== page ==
The fifth annual Fair Use/Fair Dealing Week took place February 26–March 2, 2018, growing to 153 participating organizations—as well as numerous individuals—celebrating the important and flexible doctrines of fair use and fair dealing worldwide. This year’s event was organized by the Association of Research Libraries (ARL) and participants included universities, libraries, library associations, and many other organizations, such as Authors Alliance, the Center for Democracy & Technology, the Electronic Frontier Foundation, the R Street Institute, and Re:Create. Sixty ARL member institutions contributed a wide range of resources this year. Fair Use/Fair Dealing Week was observed around the globe by participants in such countries as Australia, Canada, Colombia, Greece, and the United States.

Throughout the week, participants celebrated the essential limitations and exceptions to copyright that fair use and fair dealing provide, allowing the use of copyrighted materials without permission from the copyright holder under certain circumstances. While fair use and fair dealing are employed on a daily basis, Fair Use/Fair Dealing Week is a time to promote and discuss opportunities presented, share successful stories, and explain these doctrines.

Each day, new blog posts and other resources were produced and shared and institutions hosted a variety of live events, such as panel discussions, film screenings, button- and kaleidocycle-making stations and more. Daily roundups and additional resources are available on the Fair Use/Fair Dealing Week website. There were 90 news and blog posts, three infographics, three videos, a podcast, and more shared over the course of the week. Below are some highlights.

Fair Use/Fair Dealing Week 2019 will take place February 25–March 1. Plan to participate!

Resources

ARL released the infographic, “Fair Use Promotes the Creation of New Knowledge.”

The Canadian Association of Research Libraries (CARL) released a double-sided infographic—one side pertaining to fair dealing generally and one on fair dealing and education in Canada—“Fair Dealing in Canada: Myths & Facts.” Additionally, CARL launched an expanded website and social media campaign for Fair Dealing Week; the new website includes a compelling testimonials page, highlighting the importance of fair dealing from many different sources.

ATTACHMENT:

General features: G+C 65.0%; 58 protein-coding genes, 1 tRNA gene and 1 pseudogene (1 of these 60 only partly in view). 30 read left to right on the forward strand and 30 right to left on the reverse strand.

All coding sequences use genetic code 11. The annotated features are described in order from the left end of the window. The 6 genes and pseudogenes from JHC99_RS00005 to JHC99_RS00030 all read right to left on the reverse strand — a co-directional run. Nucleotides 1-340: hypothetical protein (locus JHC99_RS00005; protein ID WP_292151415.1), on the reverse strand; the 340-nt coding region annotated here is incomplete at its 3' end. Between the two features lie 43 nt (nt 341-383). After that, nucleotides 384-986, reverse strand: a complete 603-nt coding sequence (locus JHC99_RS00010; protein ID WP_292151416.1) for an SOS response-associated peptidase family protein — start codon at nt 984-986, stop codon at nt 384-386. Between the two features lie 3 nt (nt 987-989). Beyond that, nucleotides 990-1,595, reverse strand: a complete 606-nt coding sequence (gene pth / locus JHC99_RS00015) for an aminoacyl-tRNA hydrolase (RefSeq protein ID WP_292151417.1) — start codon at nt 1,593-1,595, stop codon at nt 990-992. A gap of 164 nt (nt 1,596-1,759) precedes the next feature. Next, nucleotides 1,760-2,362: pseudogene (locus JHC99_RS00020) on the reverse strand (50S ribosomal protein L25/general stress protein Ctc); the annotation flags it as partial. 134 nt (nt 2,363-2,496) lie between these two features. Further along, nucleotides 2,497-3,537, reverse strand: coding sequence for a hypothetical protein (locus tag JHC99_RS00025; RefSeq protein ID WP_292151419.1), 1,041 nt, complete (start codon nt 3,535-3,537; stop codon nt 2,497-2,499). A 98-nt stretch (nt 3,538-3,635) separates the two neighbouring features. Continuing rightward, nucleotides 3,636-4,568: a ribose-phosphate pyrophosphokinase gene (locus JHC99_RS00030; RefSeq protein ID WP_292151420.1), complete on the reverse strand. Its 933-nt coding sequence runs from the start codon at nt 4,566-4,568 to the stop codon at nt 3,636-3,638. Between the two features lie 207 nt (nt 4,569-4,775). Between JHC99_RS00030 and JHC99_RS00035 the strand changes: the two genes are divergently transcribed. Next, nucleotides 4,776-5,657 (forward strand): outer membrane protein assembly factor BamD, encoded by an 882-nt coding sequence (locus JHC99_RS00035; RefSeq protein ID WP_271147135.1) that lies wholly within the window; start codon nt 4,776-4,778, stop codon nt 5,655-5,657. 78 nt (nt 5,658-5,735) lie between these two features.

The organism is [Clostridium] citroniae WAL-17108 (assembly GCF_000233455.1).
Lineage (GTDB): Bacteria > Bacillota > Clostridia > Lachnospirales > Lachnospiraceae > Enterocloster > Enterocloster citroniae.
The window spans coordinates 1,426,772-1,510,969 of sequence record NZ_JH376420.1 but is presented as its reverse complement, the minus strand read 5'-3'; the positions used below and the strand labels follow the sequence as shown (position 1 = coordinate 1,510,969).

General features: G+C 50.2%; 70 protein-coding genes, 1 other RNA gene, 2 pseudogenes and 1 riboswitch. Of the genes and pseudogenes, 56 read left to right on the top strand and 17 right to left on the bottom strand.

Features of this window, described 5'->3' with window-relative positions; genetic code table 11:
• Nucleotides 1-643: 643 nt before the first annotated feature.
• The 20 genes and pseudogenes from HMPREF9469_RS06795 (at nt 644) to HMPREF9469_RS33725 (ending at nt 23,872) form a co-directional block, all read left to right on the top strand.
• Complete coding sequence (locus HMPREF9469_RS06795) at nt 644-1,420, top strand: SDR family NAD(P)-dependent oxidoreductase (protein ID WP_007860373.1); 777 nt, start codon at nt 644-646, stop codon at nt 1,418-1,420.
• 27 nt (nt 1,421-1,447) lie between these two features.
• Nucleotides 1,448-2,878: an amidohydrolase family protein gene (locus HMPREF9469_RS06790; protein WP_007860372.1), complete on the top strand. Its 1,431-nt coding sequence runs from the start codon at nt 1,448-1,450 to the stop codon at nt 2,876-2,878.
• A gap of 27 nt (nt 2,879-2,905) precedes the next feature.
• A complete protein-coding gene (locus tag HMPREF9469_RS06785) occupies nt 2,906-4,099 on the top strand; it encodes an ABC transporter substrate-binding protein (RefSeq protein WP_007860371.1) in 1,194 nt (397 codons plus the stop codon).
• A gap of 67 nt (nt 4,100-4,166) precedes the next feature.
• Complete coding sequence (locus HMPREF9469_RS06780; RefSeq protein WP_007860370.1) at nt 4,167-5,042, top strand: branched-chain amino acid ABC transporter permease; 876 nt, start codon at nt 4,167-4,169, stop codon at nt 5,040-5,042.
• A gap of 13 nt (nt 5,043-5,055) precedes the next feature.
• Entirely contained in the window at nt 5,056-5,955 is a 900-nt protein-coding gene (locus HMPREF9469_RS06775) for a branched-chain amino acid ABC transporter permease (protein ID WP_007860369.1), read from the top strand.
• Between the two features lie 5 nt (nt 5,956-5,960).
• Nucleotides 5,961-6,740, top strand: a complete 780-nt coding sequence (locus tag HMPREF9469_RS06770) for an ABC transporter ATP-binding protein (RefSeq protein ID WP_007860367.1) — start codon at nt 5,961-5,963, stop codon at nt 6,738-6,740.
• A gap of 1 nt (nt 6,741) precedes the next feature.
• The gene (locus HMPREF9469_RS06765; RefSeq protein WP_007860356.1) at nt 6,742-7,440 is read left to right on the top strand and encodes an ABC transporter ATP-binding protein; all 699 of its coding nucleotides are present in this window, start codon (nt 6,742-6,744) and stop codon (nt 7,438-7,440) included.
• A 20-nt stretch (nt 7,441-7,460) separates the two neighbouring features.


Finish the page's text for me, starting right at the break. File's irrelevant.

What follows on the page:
The International Federation of Library Associations and Institutions (IFLA) released the infographic, “Fair Use and Fair Dealing for Libraries.”

Harvard University released a new comic book, this one on the Authors Guild v. Google case.

Creative Commons Australia produced a Storify recap of its favorite posts on Fair Use/Fair Dealing Week.

Audio/Video

Re:Create released a new episode of its Copy This Podcast, “Copying is Human Nature,” which features Laura Quilter, copyright and information policy librarian at University of Massachusetts Amherst.

The Association of College & Research Libraries (ACRL) released a recording of its webinar with Carla Myers, scholarly communication coordinator at Miami University Libraries in Ohio, “Can’t You Just Say Yes? Answering Copyright Questions about Fair Use for Patrons.”

Massachusetts Institute for Technology created a printable fair use kaleidocycle with video instructions on how to create it.

University of Winnipeg released a Fair Dealing Week video.

University of Lethbridge posted a video about “Fair Dealing in the Classroom.”

News/Blog Posts

The Center for Democracy & Technology posted a clever “conversation” about fair use entirely made up of quotations from other papers, statements, court opinions and more, entitled “I Didn’t Write This Conversation about Fair Use.”

R Street Institute posted, “The Creative Side of R Street,” illustrated with over a dozen GIFs.